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Page:Popular Science Monthly Volume 54.djvu/504

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THE POPULAR SCIENCE MONTHLY.

willingness to enter into a contract are sent down to Calcutta at the expense of the colony.

On arrival in Calcutta they are provided with free food and quarters at the emigration depot until such time as a sufficient number, are assembled to form a full passenger list for a transport. During the period of waiting, which may extend to several weeks, a careful medical inspection of the laborers is made, and all those who may be deemed unfit for the work of the estates are sent back to their homes at the expense of the colony. Prior to embarkation the coolies are called up in batches of fifteen or twenty, and the emigration agent or a local magistrate reads over to them in their own language the terms of the indenture. Each one is then given an indenture ticket on which the terms of indenture are printed in three dialects. The agent general affixes his signature to each ticket; and a special provision in the laws of British Guiana makes his signature binding on the planters who employ the coolies. The ticket thus constitutes a contract valid as against either party in the courts of the colony.

The coolies have the right to carry with them any children they may wish, and those under twelve years of age are exempt from indenture. The transportation is effected in sailing vessels, which are for the time being Government transports. The reason why steamers are not employed is that sailing vessels are found to be much healthier, and that the long sea voyage has an excellent effect on the immigrants. The regulations governing the voyage are very strict. As far as the coolies are concerned, the ship is in charge of a medical officer. The captain of the ship, the officers, and the crew are all under the command of the doctor, except in so far as the actual sailing of the vessel is in question. The vessel has ample hospital accommodation, a complete dispensary in charge of a qualified dispenser, and all the arrangements must be passed by a Government inspector before the ship is given her clearance. The food to be furnished during the voyage is specified by law. The bill of fare consists chiefly of bread, butter, rice, curry, sago, condensed milk, and fresh mutton, a number of sheep being carried on the ship.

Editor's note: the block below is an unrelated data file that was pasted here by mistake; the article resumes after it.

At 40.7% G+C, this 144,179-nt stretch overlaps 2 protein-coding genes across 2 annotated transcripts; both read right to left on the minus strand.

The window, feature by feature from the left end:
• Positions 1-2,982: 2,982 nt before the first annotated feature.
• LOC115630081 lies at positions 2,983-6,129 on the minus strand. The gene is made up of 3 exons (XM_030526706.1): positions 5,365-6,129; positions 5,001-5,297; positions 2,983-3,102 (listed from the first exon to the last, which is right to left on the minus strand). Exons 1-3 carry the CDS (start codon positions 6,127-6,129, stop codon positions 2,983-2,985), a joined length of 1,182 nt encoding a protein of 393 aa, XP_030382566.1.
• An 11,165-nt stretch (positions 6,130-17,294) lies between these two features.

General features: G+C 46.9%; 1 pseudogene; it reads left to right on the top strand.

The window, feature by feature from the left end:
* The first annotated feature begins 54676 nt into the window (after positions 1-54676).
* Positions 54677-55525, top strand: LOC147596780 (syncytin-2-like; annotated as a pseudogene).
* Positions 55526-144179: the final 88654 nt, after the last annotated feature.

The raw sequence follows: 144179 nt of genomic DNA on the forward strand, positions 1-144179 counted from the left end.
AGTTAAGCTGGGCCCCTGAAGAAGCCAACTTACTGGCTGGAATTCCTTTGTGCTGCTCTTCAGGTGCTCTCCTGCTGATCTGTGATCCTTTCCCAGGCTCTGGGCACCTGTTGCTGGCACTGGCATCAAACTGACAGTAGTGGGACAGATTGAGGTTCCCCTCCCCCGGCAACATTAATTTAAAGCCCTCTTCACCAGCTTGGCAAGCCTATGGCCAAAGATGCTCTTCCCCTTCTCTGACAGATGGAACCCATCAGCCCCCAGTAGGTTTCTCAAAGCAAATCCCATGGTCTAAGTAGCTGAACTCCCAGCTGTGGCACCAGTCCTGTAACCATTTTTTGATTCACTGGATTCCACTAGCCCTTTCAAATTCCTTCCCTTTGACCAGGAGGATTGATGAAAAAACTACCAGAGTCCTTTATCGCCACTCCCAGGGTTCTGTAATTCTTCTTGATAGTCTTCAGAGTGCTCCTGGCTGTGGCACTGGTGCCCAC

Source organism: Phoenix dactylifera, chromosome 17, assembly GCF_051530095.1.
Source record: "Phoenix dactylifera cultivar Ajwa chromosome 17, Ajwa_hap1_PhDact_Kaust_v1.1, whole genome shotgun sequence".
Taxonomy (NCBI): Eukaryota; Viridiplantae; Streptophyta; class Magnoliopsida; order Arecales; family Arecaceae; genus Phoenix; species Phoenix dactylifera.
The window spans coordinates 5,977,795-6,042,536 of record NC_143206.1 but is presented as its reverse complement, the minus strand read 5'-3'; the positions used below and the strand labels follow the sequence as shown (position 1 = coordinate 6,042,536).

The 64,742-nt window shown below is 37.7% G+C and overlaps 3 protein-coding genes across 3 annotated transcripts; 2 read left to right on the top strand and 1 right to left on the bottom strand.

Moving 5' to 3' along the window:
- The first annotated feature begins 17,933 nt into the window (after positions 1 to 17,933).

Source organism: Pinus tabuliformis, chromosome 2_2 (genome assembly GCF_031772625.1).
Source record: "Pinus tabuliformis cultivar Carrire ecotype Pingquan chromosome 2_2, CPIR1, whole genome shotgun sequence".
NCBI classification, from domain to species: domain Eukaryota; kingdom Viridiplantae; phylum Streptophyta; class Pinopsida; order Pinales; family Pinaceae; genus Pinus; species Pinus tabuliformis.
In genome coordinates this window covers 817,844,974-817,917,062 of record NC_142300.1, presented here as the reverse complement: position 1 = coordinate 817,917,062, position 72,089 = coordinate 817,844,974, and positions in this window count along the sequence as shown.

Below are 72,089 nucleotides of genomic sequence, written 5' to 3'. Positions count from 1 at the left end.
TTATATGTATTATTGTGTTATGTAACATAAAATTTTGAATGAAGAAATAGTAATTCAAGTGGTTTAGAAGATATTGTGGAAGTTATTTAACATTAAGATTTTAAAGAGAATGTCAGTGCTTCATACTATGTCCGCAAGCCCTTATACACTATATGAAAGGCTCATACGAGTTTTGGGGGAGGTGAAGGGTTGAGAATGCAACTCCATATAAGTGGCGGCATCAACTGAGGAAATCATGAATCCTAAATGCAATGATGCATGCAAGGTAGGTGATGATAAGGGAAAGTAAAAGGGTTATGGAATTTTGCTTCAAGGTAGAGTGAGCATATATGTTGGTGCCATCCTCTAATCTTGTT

Every morning and evening the doctor makes an inspection of the vessel, and enters in his log-book all essential details, such as births, deaths, cases treated in the hospital, and so forth.

On arrival in the colony the coolies are allotted to the different estates. The coolie is bound to remain for five years on the plantation to which he is allotted, and to work during that time five days a week, the day's work being seven hours. In return for this the planter must furnish him with a house free of rent, and built in such a way as to meet the requirements of the inspector of immi-